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The Lifeline Hospital

Fetal Medicine

The Fetal Medicine Department at the Lifeline Hospital is an integral component of the Department of Obstetrics and Gynecology and is committed to provide comprehensive, state-of-the-art diagnosis and treatment for conditions affecting the fetus.

This department is mainly involved in using various diagnostic procedures to determine the health of the unborn child. The department specializes in diagnosis, comprehensive management and counseling, especially when pregnancies are complicated due to fetal abnormalities. The experienced faculty provide a full range of ultrasound services, including ante-partum scans in the first, second and third trimesters, Down syndrome screening, Fetal ECHO, 3D/4D ultrasound, and ultrasound-guided procedures. Scheduled prenatal diagnostic consultation and targeted ultrasound examinations are available through the division six days a week. Invasive diagnostic and therapeutic procedures are performed here.

Anomaly-Scan

Why Fetal Medicine Department?

  • Centre where fetal anomalies can be diagnosed early and accurately
  • To counsel the parents adequately and accurately, such that appropriate decisions can be made during pregnancy
  • To co-ordinate with the primary care physician/obstetrician to facilitate best results Spread awareness of fetal and neonatal care
  • To have a Centre of Excellence for the continuum of Initial evaluation by a Fetal Medicine Specialist and review of previous reports.
  • There may be a possibility of review after 2-6 weeks or as required Multidisciplinary Team Approach: Having established a diagnosis, the parents will be scheduled a joint appointment with the Foetal Medicine Specialist and a relevant consultant, e.g., Neonatologist, Paediatric surgeon/urologist or Paediatric neurologist/cardiologist for counselling regarding their various options available, with a fair idea of the survival rates in each situation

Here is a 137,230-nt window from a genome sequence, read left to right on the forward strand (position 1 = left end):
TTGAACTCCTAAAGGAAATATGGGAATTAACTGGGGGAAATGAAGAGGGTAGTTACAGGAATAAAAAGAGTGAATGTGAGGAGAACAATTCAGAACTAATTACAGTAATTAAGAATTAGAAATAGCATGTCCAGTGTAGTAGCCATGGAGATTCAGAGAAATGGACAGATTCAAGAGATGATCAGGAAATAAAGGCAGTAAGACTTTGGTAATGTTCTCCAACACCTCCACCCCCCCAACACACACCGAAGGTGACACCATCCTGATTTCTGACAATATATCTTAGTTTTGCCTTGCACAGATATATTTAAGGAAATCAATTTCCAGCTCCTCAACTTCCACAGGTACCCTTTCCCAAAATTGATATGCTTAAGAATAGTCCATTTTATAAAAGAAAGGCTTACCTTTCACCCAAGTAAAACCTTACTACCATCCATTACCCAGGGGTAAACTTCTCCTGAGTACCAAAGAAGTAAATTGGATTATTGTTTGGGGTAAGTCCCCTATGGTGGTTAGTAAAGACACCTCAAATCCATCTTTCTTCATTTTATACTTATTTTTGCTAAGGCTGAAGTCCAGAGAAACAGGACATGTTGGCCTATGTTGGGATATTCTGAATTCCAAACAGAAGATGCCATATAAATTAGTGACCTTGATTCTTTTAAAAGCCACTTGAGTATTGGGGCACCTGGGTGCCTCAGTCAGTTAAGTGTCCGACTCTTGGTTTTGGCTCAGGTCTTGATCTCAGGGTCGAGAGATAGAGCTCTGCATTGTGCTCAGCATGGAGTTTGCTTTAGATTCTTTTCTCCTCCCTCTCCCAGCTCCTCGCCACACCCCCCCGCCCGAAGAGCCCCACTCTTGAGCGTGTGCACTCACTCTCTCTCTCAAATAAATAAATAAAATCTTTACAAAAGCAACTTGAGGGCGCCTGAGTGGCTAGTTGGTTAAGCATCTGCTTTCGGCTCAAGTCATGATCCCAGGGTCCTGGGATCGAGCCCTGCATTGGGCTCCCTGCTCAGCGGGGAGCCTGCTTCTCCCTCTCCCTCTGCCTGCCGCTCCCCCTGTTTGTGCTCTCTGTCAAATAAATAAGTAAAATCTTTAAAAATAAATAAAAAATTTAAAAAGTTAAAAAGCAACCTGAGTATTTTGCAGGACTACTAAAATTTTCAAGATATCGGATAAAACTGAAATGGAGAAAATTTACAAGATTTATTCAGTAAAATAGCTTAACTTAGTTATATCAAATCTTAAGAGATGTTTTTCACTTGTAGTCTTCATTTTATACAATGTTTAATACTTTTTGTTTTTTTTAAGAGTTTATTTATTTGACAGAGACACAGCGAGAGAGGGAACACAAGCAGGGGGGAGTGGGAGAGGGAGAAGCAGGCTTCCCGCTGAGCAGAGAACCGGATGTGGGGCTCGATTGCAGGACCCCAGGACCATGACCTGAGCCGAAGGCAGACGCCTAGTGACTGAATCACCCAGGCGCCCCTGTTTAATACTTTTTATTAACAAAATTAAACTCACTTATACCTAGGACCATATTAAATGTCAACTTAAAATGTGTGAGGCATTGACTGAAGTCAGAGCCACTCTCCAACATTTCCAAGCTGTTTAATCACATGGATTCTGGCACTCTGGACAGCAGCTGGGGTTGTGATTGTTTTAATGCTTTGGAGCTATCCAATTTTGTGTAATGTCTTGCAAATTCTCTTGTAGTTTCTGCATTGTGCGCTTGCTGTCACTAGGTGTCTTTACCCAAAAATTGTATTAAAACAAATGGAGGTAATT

• Ultrasound scan and counselling regarding the diagnosis Invasive testing as required (Chorionic villous sampling / amniocentesis)
  • In those cases where the parents opt for termination of pregnancy, they are advised to either contact their obstetrician or schedule the same in our hospital.
  • In either case, attempts may be made to acquire the products of conception for research purposes
  • Postnatal review for a complete discussion regarding the case, i.e. recurrence risks and planning for future pregnancy

The Department offers:

Ultrasonography to access fetal structural abnormalities and fetal health

  • Nuchal Translucency (NT) Scan (11wks to 13wks 6days)

    The nuchal translucency scan (also called the NT scan) uses ultrasound to assess your developing baby's risk of having Down syndrome (DS) and some other chromosomal abnormalities, as well as major congenital heart problems.

  • Second trimester anomaly / Target scan

    This is a detailed scan at 18-20 weeks of pregnancy. During the scan we examine each part of the fetal body, determine the position of the placenta, assess the amount of amniotic fluid, and measure fetal growth. Special attention is paid to the brain, face, spine, heart, stomach, bowel, kidneys and limbs.If any abnormalities are detected the significance of the findings will be discussed.

  • Multiple Pregnancy Scan

    In the first trimester, ultrasound allows to diagnose the number of multiples, chorionicity and amnionicity, the presence or absence of nuchal translucency, early growth discordance, severe malformations and the origin of activities and contacts between multiples. In the second and third trimester, the opportunity to examine the cervix by transvaginal ultrasound should not be missed to detect the risk of premature delivery. Ultrasound is essential for the early grading and treatment of twin-to-twin transfusion syndrome (TTTS), the diagnosis of malformations and growth disturbances. Finally, ultrasound is used for the detection of the position of multiples and the decision of the optimal route of delivery. This is of main importance in delayed interval delivery and expectant management of multifetal pregnancies and early cervical dilatation.

  • Fetal well being Scan (Growth Scan)

    Fetal Growth or Well-Being scans are performed at any stage after 24 weeks of pregnancy. This scan aims to determine the growth and health of the fetus by: